One of the most recognizable African-American spirituals, “Were You There?” emerged from the slave experience in the U.S. in the mid-1800s. While outwardly the song asks us to imagine ourselves at the scene of the cross, when sung by slaves, it metaphorically connected Jesus’ suffering to their own.

Henry Proctor, minister at the First Congregational Church in Atlanta, referenced the hymn in The Southern Workman journal in 1907. Proctor, whose parents were both former slaves, described the work of Christ as found in slave spirituals,

They bore testimony to [Christ’s] divinity by their belief in his supernatural power, resurrection, royalty, regnancy, and atoning work. But to them he was also human. He was “a man of sorrows.” He could sympathize with those “acquainted with grief.” How solemnly and sweetly they sang of his crucifixion, “Were you there when they crucified my Lord?”

Modern American theologian, James Cone, notes in The Cross and the Lynching Tree, that the same is still true in African-American churches today,

During my childhood, I heard a lot about the cross at Macedonia A.M.E. Church, where faith in Jesus was defined and celebrated. We sang… and asked, “Were you there?” There were more songs, sermons, prayers, and testimonies about the cross than any other theme. The cross was the foundation on which their faith was built.

The season of Lent culminates in Passion Week, which does not allow us to arrive at the joy of the resurrection without passing through the pain and tragedy of the crucifixion. Lent gives us an opportunity to consider our response to the cross and, likewise, to injustices in our world.

“Were you there?” is a question that asks us to reconcile our present with the past. It calls us to measure what impact the events of the past have had on our lives in the present. It forces us to deal with the ugly realities of our personal and communal pasts.

Remembering the cross should be painful. Remembering the past may also be painful. Both encourage us to cling to the future hope we have in what Christ has accomplished for us through the cross.

Oh! Sometimes it causes me to tremble, tremble, tremble.
Were you there when they crucified my Lord?

Music:Were You There?” by Mahalia Jackson
Lyrics:Were You There?” lyrics from Hymnary.com

Divine Hours Prayer: The Refrain for the Morning Lessons
For who is God, but the Lord? Who is the Rock, except our God? — Psalm 18.32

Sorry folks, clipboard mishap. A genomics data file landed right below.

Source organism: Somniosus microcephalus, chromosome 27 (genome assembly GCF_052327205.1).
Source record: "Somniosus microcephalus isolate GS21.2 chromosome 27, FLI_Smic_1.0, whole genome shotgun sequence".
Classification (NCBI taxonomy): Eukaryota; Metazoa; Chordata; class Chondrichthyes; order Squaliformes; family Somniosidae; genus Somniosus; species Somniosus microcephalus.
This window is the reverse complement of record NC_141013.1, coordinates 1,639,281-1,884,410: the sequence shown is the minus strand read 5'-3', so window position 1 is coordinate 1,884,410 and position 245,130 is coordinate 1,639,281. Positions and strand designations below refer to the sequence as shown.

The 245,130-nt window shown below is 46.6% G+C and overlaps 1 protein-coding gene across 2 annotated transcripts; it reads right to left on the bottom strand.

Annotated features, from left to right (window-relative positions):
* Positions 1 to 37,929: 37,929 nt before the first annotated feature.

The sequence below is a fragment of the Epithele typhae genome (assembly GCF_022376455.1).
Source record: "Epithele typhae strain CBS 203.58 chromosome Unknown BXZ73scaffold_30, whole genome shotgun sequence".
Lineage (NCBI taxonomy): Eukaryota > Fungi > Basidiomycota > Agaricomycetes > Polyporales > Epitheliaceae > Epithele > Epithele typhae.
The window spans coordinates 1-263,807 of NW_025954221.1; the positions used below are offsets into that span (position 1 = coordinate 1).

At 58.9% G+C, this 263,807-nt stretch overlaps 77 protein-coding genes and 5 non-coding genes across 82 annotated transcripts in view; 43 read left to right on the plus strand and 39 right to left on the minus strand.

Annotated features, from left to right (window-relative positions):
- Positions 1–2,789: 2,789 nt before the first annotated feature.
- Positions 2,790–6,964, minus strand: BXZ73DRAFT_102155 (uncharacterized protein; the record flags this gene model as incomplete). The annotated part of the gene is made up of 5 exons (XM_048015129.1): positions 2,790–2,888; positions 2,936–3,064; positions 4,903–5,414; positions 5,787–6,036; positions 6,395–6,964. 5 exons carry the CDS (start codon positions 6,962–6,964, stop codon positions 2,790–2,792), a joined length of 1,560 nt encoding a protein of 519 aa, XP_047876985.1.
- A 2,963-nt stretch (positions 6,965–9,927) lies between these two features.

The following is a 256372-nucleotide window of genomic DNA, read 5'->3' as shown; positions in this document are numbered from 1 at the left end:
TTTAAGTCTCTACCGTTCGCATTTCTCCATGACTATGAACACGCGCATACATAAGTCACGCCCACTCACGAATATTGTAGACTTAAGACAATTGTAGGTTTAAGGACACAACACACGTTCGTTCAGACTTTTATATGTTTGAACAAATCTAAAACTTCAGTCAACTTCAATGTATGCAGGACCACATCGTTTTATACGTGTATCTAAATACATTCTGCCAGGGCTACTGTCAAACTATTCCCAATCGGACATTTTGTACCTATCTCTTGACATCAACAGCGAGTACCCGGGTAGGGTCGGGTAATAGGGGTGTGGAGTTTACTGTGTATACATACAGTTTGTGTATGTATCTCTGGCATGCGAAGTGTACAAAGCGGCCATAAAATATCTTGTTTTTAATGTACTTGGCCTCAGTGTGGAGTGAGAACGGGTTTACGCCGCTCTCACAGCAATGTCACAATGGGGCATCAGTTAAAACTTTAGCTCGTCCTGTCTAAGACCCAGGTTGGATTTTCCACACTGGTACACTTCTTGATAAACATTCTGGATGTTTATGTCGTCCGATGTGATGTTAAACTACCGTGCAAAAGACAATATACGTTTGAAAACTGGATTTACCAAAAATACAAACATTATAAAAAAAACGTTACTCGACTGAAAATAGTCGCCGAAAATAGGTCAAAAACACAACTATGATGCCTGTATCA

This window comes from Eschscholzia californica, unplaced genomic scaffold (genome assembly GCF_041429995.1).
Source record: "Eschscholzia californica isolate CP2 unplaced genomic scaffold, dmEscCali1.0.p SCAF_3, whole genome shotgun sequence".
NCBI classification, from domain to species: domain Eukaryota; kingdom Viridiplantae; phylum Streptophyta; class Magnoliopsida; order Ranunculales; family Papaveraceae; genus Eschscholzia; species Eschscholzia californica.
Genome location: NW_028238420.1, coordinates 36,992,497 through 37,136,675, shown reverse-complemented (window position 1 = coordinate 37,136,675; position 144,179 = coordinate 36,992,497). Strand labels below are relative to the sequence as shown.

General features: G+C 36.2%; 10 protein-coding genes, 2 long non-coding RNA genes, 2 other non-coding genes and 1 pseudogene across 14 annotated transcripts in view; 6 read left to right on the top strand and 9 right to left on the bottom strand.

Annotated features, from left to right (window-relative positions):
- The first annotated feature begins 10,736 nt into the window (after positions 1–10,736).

– Divine Hours prayers from The Divine Hours: Prayers for Springtime by Phyllis Tickle

Today’s Readings
Exodus 40 (Listen – 4:07) 
John 19 (Listen – 6:23)

Read more about Beneath the Cross of Jesus — Lenten Hymns
Not only do we find rest in the cruel cross of Jesus, but his sacrifice compels us to give our own lives away for others.

Read more about King on the Mountain, King on the Cross
The king on the mountain demanded righteousness. The king on the cross provided it.

What Wondrous Love Is This? — Lenten Hymns

Scripture Focus: John 12.12-13
12 The next day the great crowd that had come for the festival heard that Jesus was on his way to Jerusalem. 13 They took palm branches and went out to meet him, shouting,
“Hosanna!”
“Blessed is he who comes in the name of the Lord!”
“Blessed is the king of Israel!”

Reflection: What Wondrous Love Is This? — Lenten Hymns
By Jon Polk

While the anonymous author of the hymn text “What Wondrous Love is This” may be lost to history, its lyrical beauty and simplicity are timeless.

What wondrous love is this, O my soul, O my soul!
What wondrous love is this, O my soul!
What wondrous love is this
That caused the Lord of bliss
To bear the dreadful curse for my soul, for my soul,
To bear the dreadful curse for my soul!

The hymn originates from the Appalachian region of the United States in the early 1800s. While hymnals were not commonplace at the time, the lyrics were first published in two different camp meeting songbooks in 1811, one in Lynchburg, Virginia, and the other in Lexington, Kentucky.

Because hymn books were rare, authors would often write lyrics that were simple and repetitive to aid congregations in learning the songs. This was not indicative of a poor writer, rather the repetition served to increase retention of the words and message.

The tune of the hymn was similar to a 1701 English song, “The Ballad of Captain Kidd,” which recounted the exploits of a sailor who had been executed for piracy. Many other popular songs had also been set to the same melody. In this way, the tune was memorable and easy to learn, much like singing “Amazing Grace” to the tune of The Eagles’ “Peaceful Easy Feeling” or the old Gilligan’s Island TV show theme.

Furthermore, the song was discovered by composer William Walker during his travels in Appalachia and published in 1835 in his collection of shape note hymns, The Southern Harmony. Shape note singing was a popular form of musical notation using shapes to denote different pitches. Since most people in that day could not read music, shape notes made it possible for everyone to sing.

The season of Lent provides an opportunity for us as Christians to consider what messages we repeat over and over with our voices, actions, and attitudes. Do we present the simple message, “When I was sinking down, Christ laid aside His crown,” clearly and accessibly to those who have ears to hear?

Does the world hear a Church that repeats a message of its own selfish needs and demands, or do they hear us proclaim, “To God and to the Lamb, I will sing”?

Ultimately, what is the deep song in our hearts that we will repeat, not only in this life but through all eternity?

And when from death I’m free, I’ll sing on, I’ll sing on.
And when from death I’m free, I’ll sing on.
And when from death I’m free
I’ll sing His love for me,
And through eternity I’ll sing on, I’ll sing on,
And through eternity I’ll sing on.

Listen: What Wondrous Love is This? by Fernando Ortega
Lyrics: What Wondrous Love is This?, anonymous  — Lyrics from Hymnary.org

Divine Hours Prayer: The Call to Prayer
Bless the Lord, you angels of his, you mighty ones who do his bidding, and hearken to the voice of his word.
Bless the Lord, all you, his hosts, you ministers of his who do his will.
Bless the Lord, all you works of his, in all places of his dominion… — Psalm 103.20-22

– Divine Hours prayers from The Divine Hours: Prayers for Springtime by Phyllis Tickle

Today’s Readings
Exodus 33 (Listen – 3:49) 
John 12 (Listen – 6:26)

Read more about Bearing Reproach
By these things, we are the Lord’s messengers, preparing the way, carrying the gospel to all around us.

Read more about Justice to Wormwood
It will not do for us to sing about justice without bringing it to pass.